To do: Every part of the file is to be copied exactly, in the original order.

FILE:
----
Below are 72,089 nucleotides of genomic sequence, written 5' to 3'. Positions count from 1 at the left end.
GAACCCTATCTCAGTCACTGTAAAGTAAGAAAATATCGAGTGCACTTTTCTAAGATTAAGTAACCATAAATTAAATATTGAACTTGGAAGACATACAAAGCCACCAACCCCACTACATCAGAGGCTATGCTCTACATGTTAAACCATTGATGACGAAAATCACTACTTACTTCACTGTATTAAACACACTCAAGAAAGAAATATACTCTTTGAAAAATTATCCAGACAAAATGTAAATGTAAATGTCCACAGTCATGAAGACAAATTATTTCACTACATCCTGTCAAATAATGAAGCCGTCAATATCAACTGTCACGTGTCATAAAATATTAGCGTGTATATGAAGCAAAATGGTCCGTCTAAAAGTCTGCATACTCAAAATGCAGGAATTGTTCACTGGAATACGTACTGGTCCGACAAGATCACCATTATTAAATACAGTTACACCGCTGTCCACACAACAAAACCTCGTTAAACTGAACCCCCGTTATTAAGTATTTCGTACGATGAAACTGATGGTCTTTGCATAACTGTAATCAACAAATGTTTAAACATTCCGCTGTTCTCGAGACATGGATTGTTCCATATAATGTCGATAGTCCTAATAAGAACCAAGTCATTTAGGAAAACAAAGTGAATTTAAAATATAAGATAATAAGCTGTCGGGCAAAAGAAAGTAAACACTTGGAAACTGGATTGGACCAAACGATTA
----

Below are 72,089 nucleotides of genomic sequence, written 5' to 3'. Positions count from 1 at the left end.
GAACCCTATCTCAGTCACTGTAAAGTAAGAAAATATCGAGTGCACTTTTCTAAGATTAAGTAACCATAAATTAAATATTGAACTTGGAAGACATACAAAGCCACCAACCCCACTACATCAGAGGCTATGCTCTACATGTTAAACCATTGATGACGAAAATCACTACTTACTTCACTGTATTAAACACACTCAAGAAAGAAATATACTCTTTGAAAAATTATCCAGACAAAATGTAAATGTAAATGTCCACAGTCATGAAGACAAATTATTTCACTACATCCTGTCAAATAATGAAGCCGTCAATATCAACTGTCACGTGTCATAAAATATTAGCGTGTATATGAAGCAAAATGGTCCGTCTAAAAGTCTGCATACTCAAAATGCAGGAATTGTTCACTGGAATACGTACTGGTCCGACAAGATCACCATTATTAAATACAGTTACACCGCTGTCCACACAACAAAACCTCGTTAAACTGAACCCCCGTTATTAAGTATTTCGTACGATGAAACTGATGGTCTTTGCATAACTGTAATCAACAAATGTTTAAACATTCCGCTGTTCTCGAGACATGGATTGTTCCATATAATGTCGATAGTCCTAATAAGAACCAAGTCATTTAGGAAAACAAAGTGAATTTAAAATATAAGATAATAAGCTGTCGGGCAAAAGAAAGTAAACACTTGGAAACTGGATTGGACCAAACGATTA